RPGFan: A while back, you released a freeware game called Valdis Story. Why did you decide to start working on a new, improved version of it?
The original Valdis Story was really just a test Kyron did on his own to find out what he could actually achieve. There was no design before hand – he just kept thinking of features he liked in other games, then went about figuring out how to make it on his own. The game is comprised almost entirely of "Feature Creep." Eventually, Kyron had to take a break from working on it because he needed a new job. When he got back to it, he realized it was nearly impossible to work with the original code. The game was very popular, though, and there were still many ideas we wanted to explore with that game type.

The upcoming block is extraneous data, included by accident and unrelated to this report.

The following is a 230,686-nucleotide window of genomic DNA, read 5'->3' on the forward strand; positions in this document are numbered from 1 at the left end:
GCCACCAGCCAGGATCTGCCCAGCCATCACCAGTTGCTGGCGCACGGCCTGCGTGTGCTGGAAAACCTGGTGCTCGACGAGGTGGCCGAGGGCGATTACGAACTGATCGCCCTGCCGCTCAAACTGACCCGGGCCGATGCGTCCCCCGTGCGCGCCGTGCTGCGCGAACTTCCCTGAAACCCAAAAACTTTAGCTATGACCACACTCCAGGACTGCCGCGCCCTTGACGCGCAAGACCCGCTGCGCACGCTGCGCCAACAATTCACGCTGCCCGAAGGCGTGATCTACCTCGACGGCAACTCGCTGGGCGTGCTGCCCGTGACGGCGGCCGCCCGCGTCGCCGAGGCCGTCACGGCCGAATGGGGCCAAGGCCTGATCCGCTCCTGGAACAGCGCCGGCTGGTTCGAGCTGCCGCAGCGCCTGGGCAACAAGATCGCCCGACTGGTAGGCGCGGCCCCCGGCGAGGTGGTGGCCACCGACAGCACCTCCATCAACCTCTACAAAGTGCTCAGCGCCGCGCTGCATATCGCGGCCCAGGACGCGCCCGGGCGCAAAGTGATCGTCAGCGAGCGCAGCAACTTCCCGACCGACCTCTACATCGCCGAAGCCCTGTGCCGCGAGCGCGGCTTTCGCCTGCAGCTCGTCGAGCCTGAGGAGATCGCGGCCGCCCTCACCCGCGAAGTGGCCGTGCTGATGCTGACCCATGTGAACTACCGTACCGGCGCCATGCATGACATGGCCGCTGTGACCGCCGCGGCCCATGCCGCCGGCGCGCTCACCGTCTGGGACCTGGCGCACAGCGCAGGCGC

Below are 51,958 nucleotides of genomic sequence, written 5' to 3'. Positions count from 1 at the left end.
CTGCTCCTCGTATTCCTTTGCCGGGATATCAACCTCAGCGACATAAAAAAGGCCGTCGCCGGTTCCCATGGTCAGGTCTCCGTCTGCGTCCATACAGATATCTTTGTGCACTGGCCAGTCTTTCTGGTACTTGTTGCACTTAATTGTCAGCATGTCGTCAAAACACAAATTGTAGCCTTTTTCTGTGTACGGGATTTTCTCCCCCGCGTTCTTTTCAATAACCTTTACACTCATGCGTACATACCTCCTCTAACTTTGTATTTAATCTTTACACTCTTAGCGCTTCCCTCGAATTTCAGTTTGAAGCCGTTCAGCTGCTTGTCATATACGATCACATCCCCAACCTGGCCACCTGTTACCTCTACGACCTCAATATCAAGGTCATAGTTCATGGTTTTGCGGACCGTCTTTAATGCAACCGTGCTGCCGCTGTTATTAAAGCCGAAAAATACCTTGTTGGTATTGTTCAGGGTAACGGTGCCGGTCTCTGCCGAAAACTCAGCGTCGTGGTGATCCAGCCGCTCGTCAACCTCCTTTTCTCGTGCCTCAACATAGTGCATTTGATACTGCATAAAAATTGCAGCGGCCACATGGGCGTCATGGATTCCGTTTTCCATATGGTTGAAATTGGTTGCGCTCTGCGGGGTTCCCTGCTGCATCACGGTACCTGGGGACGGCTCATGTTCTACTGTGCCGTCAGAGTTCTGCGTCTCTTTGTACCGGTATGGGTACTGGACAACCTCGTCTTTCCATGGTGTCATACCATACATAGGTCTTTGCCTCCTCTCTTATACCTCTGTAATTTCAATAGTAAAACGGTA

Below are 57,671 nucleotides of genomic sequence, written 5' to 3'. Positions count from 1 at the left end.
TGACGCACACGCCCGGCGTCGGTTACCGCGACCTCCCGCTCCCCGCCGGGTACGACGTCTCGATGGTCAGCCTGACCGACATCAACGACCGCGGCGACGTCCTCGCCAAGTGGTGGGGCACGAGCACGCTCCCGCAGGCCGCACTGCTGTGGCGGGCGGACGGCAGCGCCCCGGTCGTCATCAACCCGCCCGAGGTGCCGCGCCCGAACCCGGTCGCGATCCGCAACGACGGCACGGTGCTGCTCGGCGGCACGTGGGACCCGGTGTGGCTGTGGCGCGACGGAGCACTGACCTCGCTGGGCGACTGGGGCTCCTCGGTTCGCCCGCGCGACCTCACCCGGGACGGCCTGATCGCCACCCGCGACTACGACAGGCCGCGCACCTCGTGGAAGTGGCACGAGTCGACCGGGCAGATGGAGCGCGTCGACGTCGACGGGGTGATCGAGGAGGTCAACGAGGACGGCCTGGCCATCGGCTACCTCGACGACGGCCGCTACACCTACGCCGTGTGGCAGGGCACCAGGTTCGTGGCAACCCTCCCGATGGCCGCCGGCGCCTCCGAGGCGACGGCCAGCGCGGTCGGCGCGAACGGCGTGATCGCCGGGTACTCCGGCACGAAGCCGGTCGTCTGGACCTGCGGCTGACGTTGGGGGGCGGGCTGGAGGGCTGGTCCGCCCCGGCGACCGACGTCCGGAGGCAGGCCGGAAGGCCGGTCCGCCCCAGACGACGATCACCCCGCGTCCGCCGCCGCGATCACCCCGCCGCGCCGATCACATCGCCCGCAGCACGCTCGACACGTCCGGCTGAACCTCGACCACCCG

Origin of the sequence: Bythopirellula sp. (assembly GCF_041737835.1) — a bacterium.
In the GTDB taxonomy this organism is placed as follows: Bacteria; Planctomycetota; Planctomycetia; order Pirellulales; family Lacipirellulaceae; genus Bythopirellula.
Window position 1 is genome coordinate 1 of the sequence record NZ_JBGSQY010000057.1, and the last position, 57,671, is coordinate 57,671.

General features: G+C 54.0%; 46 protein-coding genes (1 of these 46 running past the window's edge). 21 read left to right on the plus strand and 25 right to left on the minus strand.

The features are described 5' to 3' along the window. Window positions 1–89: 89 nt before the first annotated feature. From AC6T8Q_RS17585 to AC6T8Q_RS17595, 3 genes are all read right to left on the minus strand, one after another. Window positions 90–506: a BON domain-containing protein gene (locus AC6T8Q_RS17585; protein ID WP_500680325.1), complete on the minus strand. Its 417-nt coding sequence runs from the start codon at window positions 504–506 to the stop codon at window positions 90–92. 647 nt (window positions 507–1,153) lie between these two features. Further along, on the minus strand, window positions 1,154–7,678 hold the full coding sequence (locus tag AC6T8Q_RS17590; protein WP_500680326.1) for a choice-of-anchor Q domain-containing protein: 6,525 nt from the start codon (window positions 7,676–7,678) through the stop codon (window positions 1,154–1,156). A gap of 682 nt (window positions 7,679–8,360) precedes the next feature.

RPGFan: Can you tell us a bit about the sort of game it is?
Carolina Moya: Valdis Story is an exploration platformer similar to Metroid and Castlevania. It is very combat/customization focused. The story is a bit more involved than is typically found in this type of game, with RPG-like towns and NPCs scattered about.
RPGFan: About a year ago, you released a demo for a fun little RPG tower defence-style game. Any plans to develop this further?
Carolina Moya: It is constantly on our minds. Every once in a while we get an idea and write more in the game's doc. We are really excited about further developing that game especially since it's a smaller project and would be a great way to cool down after finishing a large game like Valdis Story: AC.
RPGFan: Can you tell us anything about the next game you'll be working on?
Carolina Moya: All we can tell you is that the next large project's working title is "Judgment." It had design docs planned out for it even before Valdis Story A.C. We don't like to do the same game type twice in a row, so you can expect something new from us.